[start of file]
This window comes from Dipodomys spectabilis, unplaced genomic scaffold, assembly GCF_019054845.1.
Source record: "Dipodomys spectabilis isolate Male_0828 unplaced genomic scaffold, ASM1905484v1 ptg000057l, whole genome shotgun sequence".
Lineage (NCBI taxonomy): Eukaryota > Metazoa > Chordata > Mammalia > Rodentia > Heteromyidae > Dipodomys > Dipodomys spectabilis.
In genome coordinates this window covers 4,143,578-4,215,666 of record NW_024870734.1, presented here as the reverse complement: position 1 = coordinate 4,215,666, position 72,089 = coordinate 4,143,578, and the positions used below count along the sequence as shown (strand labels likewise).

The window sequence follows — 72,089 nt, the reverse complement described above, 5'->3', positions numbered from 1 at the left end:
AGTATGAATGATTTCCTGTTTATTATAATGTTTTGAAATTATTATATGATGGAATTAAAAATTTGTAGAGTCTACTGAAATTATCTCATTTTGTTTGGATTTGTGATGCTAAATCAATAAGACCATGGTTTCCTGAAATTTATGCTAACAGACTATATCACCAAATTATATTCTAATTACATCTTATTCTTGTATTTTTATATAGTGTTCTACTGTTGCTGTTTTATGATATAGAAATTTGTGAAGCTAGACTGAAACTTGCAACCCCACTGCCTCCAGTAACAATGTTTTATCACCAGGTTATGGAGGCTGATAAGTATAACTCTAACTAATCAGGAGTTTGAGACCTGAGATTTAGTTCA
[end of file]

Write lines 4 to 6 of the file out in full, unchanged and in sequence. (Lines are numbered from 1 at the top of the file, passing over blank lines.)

In genome coordinates this window covers 4,143,578-4,215,666 of record NW_024870734.1, presented here as the reverse complement: position 1 = coordinate 4,215,666, position 72,089 = coordinate 4,143,578, and the positions used below count along the sequence as shown (strand labels likewise).

The window sequence follows — 72,089 nt, the reverse complement described above, 5'->3', positions numbered from 1 at the left end:
AGTATGAATGATTTCCTGTTTATTATAATGTTTTGAAATTATTATATGATGGAATTAAAAATTTGTAGAGTCTACTGAAATTATCTCATTTTGTTTGGATTTGTGATGCTAAATCAATAAGACCATGGTTTCCTGAAATTTATGCTAACAGACTATATCACCAAATTATATTCTAATTACATCTTATTCTTGTATTTTTATATAGTGTTCTACTGTTGCTGTTTTATGATATAGAAATTTGTGAAGCTAGACTGAAACTTGCAACCCCACTGCCTCCAGTAACAATGTTTTATCACCAGGTTATGGAGGCTGATAAGTATAACTCTAACTAATCAGGAGTTTGAGACCTGAGATTTAGTTCA